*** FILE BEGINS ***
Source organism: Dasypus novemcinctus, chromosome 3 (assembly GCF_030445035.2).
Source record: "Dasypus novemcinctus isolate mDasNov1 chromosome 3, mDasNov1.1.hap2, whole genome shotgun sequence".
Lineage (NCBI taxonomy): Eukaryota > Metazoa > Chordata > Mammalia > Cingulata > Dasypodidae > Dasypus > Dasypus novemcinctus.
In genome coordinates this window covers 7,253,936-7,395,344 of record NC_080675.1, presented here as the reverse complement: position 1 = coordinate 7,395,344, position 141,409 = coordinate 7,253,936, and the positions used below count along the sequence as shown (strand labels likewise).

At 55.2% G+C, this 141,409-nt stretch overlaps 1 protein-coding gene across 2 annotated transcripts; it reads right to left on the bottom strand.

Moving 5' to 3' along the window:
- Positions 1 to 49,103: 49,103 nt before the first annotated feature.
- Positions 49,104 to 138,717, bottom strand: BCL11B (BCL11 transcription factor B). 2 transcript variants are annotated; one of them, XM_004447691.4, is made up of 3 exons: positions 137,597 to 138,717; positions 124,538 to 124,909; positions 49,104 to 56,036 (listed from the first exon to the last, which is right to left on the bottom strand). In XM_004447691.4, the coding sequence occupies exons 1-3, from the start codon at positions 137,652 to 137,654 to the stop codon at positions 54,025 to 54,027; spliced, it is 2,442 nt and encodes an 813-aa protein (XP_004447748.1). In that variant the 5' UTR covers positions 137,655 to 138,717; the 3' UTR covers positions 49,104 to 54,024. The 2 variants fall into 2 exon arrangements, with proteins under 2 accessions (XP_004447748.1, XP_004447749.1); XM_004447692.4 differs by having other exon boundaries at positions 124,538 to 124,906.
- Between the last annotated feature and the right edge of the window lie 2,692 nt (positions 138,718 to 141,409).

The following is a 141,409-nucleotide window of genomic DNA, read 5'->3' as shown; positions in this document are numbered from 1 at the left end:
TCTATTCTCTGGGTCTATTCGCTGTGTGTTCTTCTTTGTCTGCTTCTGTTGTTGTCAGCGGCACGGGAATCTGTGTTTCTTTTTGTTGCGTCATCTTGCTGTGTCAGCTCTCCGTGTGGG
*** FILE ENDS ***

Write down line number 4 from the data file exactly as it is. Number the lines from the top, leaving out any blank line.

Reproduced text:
In genome coordinates this window covers 7,253,936-7,395,344 of record NC_080675.1, presented here as the reverse complement: position 1 = coordinate 7,395,344, position 141,409 = coordinate 7,253,936, and the positions used below count along the sequence as shown (strand labels likewise).